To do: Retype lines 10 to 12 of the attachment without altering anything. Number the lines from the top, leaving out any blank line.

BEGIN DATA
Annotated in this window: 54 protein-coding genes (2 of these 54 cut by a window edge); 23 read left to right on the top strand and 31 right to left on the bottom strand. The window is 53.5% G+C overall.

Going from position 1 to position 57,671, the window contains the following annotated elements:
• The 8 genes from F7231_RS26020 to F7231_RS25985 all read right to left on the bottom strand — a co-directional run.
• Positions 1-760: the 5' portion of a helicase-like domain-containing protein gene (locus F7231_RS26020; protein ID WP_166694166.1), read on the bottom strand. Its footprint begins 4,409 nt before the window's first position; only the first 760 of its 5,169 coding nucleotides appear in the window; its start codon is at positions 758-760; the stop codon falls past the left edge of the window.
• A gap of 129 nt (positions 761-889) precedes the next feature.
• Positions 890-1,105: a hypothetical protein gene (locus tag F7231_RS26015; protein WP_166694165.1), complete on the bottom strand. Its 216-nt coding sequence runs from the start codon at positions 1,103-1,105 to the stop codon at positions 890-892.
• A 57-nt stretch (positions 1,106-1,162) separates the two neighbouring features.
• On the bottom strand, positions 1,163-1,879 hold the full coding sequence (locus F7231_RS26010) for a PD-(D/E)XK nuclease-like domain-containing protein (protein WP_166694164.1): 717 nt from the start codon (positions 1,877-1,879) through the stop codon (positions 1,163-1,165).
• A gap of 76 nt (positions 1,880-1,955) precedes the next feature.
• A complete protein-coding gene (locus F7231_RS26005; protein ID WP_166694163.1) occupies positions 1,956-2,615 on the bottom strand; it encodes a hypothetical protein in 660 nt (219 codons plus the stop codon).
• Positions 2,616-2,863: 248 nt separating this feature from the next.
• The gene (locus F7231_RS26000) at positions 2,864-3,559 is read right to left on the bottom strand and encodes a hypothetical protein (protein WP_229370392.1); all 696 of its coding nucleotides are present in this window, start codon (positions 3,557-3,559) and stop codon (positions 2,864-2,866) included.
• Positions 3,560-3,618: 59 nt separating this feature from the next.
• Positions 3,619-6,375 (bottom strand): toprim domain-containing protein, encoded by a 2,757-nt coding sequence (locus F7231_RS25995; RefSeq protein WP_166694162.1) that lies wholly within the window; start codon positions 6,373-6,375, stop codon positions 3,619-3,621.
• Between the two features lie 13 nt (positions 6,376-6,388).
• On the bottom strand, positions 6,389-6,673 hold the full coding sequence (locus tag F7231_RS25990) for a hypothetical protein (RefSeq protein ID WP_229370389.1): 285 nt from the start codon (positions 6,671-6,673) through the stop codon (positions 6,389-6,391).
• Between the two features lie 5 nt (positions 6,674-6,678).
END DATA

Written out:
• A complete protein-coding gene (locus F7231_RS26005; protein ID WP_166694163.1) occupies positions 1,956-2,615 on the bottom strand; it encodes a hypothetical protein in 660 nt (219 codons plus the stop codon).
• Positions 2,616-2,863: 248 nt separating this feature from the next.
• The gene (locus F7231_RS26000) at positions 2,864-3,559 is read right to left on the bottom strand and encodes a hypothetical protein (protein WP_229370392.1); all 696 of its coding nucleotides are present in this window, start codon (positions 3,557-3,559) and stop codon (positions 2,864-2,866) included.